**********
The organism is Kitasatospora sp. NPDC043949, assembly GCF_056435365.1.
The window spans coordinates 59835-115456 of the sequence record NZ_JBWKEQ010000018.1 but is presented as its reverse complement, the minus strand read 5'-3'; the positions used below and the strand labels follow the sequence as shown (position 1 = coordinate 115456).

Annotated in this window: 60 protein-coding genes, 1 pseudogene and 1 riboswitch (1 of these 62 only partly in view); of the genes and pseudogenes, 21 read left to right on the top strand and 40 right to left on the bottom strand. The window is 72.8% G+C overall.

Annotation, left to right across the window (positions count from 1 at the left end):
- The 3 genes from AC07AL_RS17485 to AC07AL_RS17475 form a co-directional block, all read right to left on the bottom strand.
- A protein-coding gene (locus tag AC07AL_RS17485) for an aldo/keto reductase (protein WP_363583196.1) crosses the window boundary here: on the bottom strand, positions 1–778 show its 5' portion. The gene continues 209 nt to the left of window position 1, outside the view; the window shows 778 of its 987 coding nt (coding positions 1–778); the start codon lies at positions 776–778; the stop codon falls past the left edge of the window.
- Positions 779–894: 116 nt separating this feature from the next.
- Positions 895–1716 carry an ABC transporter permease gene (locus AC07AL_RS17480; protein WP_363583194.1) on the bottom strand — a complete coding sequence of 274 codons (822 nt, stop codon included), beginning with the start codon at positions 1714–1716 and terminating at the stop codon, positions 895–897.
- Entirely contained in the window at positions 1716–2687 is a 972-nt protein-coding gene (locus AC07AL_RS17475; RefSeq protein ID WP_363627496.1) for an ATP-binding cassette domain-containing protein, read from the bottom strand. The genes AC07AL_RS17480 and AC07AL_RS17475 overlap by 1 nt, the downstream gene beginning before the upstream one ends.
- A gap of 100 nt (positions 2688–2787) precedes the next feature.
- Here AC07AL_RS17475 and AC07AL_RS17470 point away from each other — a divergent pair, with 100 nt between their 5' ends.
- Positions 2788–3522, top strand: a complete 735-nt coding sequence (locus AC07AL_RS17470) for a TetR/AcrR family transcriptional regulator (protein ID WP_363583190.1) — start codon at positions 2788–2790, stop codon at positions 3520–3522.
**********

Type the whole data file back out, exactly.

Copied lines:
The organism is Kitasatospora sp. NPDC043949, assembly GCF_056435365.1.
The window spans coordinates 59835-115456 of the sequence record NZ_JBWKEQ010000018.1 but is presented as its reverse complement, the minus strand read 5'-3'; the positions used below and the strand labels follow the sequence as shown (position 1 = coordinate 115456).

Annotated in this window: 60 protein-coding genes, 1 pseudogene and 1 riboswitch (1 of these 62 only partly in view); of the genes and pseudogenes, 21 read left to right on the top strand and 40 right to left on the bottom strand. The window is 72.8% G+C overall.

Annotation, left to right across the window (positions count from 1 at the left end):
- The 3 genes from AC07AL_RS17485 to AC07AL_RS17475 form a co-directional block, all read right to left on the bottom strand.
- A protein-coding gene (locus tag AC07AL_RS17485) for an aldo/keto reductase (protein WP_363583196.1) crosses the window boundary here: on the bottom strand, positions 1–778 show its 5' portion. The gene continues 209 nt to the left of window position 1, outside the view; the window shows 778 of its 987 coding nt (coding positions 1–778); the start codon lies at positions 776–778; the stop codon falls past the left edge of the window.
- Positions 779–894: 116 nt separating this feature from the next.
- Positions 895–1716 carry an ABC transporter permease gene (locus AC07AL_RS17480; protein WP_363583194.1) on the bottom strand — a complete coding sequence of 274 codons (822 nt, stop codon included), beginning with the start codon at positions 1714–1716 and terminating at the stop codon, positions 895–897.
- Entirely contained in the window at positions 1716–2687 is a 972-nt protein-coding gene (locus AC07AL_RS17475; RefSeq protein ID WP_363627496.1) for an ATP-binding cassette domain-containing protein, read from the bottom strand. The genes AC07AL_RS17480 and AC07AL_RS17475 overlap by 1 nt, the downstream gene beginning before the upstream one ends.
- A gap of 100 nt (positions 2688–2787) precedes the next feature.
- Here AC07AL_RS17475 and AC07AL_RS17470 point away from each other — a divergent pair, with 100 nt between their 5' ends.
- Positions 2788–3522, top strand: a complete 735-nt coding sequence (locus AC07AL_RS17470) for a TetR/AcrR family transcriptional regulator (protein ID WP_363583190.1) — start codon at positions 2788–2790, stop codon at positions 3520–3522.